CSU Voices and Views

It’s Good to Be Home: An American Indian Professor’s Journey

Dr. Proudfit (far left) and CSUSM President Dr. Karen Haynes (far right) stands alongside  graduates at the 2015 American Indian Honoring Ceremony.

Dr. Proudfit (far left) and CSUSM President Dr. Karen Haynes (far right) stand alongside graduates at the 2015 American Indian Honoring Ceremony.

By Joely Proudfit, Ph.D.
Director, California Indian Culture & Sovereignty Center
Department Chair, American Indian Studies

My first exposure to the CSU was in 1987, when a CSU Long Beach (CSULB) college counselor came to my high school to speak with students who were preparing to attend college. For the sole purpose of skipping class, I accompanied my best friend to his scheduled one-on-one visit with the counselor. That same counselor ended up changing my life that day. She asked me what my plans were after graduation and I told her that I would probably be joining the military because I would need a place to live, since my aunt was only willing to house me until graduation. She then told me about dorms and recommended that I apply for college.  When I became the first member of my family to graduate high school, I decided to take the counselor’s advice and applied to CSULB. I was the last person to move into the campus dorms in fall 1987. From there, I was led by wonderful CSU professors who told me about the CSU Forgivable Loan, and the rest, as they say, is history.

I am so humbled today by the opportunities that the CSU has provided me – I now look to serve, mentor and educate at every occasion.

My service to CSU San Marcos (CSUSM) started in 2005, when I was invited by President Haynes to serve on the CSUSM Native Advisory Council. CSUSM needed someone to take on a leadership role that would connect the university to tribal communities. Although I was already a full-time faculty member at CSU San Bernardino at the time, I was drawn to this new opportunity because San Marcos is the traditional homeland of the Payómkowishum (aka People of the West or, more commonly, the Luiseño people). As a three-time tenured professor of the CSU (SFSU, CSUSB & CSUSM) and a Luiseño woman, I was honored to return to my Payómkowishum homeland.

Since my arrival at CSUSM, I’ve assisted in the development of the California Indian Culture and Sovereignty Center (CICSC), as well as collaborate with The Office of Tribal Liaison, The Native Advisory Council and Tribal Communities, and students. Together, we have developed award winning curriculum, materials and campaigns that are culturally relevant to Native American students. We also provide community outreach to nearly 35 tribal nations in our region, and, through CICSC, we conduct research that support the maintenance of sovereignty and culture within the tribal communities.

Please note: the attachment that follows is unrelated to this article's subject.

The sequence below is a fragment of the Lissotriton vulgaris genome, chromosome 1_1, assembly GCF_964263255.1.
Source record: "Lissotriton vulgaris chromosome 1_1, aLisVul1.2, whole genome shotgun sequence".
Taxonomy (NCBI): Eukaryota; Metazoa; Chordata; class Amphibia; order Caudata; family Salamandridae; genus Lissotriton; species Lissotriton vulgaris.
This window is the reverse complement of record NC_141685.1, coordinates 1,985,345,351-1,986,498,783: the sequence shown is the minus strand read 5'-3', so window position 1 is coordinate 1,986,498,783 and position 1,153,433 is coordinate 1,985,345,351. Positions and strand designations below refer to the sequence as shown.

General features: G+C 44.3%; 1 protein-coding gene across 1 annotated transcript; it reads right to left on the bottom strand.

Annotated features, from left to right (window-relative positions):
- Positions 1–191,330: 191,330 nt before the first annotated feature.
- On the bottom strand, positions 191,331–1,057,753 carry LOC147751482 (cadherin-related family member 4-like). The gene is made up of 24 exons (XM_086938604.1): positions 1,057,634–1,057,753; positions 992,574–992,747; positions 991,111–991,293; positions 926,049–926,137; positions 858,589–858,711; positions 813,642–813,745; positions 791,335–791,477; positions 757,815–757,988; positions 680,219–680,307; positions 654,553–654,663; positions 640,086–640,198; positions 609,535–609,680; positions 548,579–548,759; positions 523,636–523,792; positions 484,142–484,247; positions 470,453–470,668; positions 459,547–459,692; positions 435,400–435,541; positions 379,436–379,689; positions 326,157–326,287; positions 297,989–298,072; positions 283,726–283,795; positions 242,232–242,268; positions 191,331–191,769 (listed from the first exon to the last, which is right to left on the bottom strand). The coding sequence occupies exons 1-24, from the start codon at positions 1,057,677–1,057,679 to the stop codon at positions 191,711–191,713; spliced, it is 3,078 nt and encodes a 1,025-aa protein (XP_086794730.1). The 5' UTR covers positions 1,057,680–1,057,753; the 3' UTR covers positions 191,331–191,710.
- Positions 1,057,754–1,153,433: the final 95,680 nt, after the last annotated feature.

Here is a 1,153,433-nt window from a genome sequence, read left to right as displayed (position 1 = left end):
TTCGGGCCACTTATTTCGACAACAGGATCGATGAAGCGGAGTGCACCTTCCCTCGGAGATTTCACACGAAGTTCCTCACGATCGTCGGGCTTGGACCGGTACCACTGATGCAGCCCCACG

Today, I’m proud to say that CSUSM is the premiere American Indian serving institution with more than 430 American Indian and Alaska Native (AIAN) students. We went from a 0.3% student population to 3% – the highest in the state per capita – and we are still growing!

I know the service I provide to CSUSM benefits not only current students but future generations of American Indians. As a scholar and an activist, it is my goal to impact students’ thinking, reflection, and actions amongst a community of learners while providing them with an understanding of their social, civic and political responsibilities. In fall 2016, I’m looking forward to unveiling a 21st Century American Indian Studies major that will undoubtedly be the best in the country.

I am proud of my many accomplishments here at CSUSM, but I am most proud of the impact I have had in the recruitment and retention of our AIAN students. This is extraordinary since studies show that our AIAN student population has declined dramatically in the CSU system over the last decade; but here at CSUSM, it is thriving!

It is good to be home.  This Thanksgiving, while many of you may be going home and giving thanks, please remember to offer thanks to the first peoples of this great land.

Learn more about American Indians by visiting http://www.csusm.edu/cicsc/.

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  • http://www.donwebsolutions.com/ Don Mudalige

    Congratulations – Wishing you the best with all of your future endeavors. Made in the CSU.

    As a minority student who graduated from CSU east Bay, I am proud of all of your accomplishments. I now own a small Website Design, Development and SEO company in San Francisco. Please check us out at www.http://www.donwebsolutions.com/

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